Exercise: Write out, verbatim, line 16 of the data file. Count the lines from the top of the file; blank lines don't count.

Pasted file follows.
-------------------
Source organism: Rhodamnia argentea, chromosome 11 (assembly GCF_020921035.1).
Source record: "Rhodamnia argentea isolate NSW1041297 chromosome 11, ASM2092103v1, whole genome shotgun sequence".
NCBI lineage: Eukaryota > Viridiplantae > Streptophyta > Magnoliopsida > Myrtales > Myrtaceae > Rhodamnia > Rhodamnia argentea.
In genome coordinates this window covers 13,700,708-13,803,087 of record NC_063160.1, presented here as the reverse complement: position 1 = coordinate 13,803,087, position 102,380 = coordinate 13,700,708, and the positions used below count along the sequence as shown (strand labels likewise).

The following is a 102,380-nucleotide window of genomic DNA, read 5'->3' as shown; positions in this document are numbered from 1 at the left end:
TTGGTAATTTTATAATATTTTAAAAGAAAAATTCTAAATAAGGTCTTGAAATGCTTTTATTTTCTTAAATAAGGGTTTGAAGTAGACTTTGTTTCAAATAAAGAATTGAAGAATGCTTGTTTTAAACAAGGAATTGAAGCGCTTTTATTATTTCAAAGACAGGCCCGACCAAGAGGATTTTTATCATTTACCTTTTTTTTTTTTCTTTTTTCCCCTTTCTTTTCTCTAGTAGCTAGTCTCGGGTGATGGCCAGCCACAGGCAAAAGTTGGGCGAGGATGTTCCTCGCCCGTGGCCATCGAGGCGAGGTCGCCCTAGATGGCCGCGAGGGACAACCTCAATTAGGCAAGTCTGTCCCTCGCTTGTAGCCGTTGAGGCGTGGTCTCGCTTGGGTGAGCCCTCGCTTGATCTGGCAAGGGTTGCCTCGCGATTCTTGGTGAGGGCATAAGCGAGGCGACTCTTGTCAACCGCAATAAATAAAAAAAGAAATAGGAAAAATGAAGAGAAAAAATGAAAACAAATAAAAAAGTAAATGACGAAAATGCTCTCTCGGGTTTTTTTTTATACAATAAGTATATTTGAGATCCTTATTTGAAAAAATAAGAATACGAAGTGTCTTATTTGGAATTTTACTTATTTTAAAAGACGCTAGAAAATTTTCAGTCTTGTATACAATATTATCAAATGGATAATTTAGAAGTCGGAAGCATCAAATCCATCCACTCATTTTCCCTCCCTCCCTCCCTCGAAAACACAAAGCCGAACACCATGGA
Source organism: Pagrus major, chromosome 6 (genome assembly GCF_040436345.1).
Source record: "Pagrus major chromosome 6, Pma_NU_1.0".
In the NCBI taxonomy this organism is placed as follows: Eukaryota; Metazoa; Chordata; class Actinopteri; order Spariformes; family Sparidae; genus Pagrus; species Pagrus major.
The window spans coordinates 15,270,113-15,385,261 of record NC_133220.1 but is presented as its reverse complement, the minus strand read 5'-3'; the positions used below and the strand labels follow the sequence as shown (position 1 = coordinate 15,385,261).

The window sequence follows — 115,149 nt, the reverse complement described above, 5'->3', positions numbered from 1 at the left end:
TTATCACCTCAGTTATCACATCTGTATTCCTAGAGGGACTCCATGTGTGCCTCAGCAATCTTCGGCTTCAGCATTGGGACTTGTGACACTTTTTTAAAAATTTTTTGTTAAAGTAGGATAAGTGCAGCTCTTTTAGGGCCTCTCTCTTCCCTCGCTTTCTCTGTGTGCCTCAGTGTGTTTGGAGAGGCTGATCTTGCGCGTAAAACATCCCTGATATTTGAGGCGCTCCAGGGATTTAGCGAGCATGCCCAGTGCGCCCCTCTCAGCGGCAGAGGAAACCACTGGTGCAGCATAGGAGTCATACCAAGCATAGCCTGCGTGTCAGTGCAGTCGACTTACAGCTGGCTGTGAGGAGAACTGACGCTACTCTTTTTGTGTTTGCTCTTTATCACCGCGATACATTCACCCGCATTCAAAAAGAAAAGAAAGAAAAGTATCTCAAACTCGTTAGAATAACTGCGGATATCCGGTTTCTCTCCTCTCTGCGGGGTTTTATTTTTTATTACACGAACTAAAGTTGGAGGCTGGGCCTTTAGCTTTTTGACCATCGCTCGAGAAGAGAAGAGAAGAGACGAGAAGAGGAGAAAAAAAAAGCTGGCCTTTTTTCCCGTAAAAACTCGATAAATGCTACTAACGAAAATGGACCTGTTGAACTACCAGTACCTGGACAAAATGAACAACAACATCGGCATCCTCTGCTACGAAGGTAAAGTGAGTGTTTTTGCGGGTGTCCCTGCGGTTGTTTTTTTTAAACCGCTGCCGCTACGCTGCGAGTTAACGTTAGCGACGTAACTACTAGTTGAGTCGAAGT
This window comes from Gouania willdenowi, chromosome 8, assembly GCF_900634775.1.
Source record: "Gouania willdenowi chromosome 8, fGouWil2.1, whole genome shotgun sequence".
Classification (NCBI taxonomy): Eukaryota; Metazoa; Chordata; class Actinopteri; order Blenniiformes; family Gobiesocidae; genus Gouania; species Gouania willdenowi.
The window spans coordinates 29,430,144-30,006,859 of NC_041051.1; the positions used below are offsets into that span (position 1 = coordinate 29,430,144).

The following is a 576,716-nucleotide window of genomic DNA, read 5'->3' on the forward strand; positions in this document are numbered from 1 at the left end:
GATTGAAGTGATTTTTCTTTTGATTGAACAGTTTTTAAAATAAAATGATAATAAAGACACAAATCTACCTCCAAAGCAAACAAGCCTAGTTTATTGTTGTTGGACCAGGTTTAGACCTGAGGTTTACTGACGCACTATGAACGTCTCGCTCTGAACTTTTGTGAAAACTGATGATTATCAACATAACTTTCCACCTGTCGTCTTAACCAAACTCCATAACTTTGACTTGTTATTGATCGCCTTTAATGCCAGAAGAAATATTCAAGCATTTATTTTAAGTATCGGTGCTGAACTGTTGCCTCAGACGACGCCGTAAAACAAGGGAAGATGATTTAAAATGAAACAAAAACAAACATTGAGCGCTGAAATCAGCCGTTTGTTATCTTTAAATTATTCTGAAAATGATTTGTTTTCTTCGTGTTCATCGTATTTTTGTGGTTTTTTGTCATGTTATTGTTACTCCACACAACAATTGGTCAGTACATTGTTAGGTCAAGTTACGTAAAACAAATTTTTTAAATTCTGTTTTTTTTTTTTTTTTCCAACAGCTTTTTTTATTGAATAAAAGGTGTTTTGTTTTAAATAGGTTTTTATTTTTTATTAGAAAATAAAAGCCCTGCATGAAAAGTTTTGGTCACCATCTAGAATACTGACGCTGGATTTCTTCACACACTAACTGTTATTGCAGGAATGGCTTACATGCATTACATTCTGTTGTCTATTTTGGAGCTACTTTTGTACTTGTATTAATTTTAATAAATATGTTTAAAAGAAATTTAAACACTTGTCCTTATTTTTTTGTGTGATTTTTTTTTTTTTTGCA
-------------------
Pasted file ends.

The window spans coordinates 29,430,144-30,006,859 of NC_041051.1; the positions used below are offsets into that span (position 1 = coordinate 29,430,144).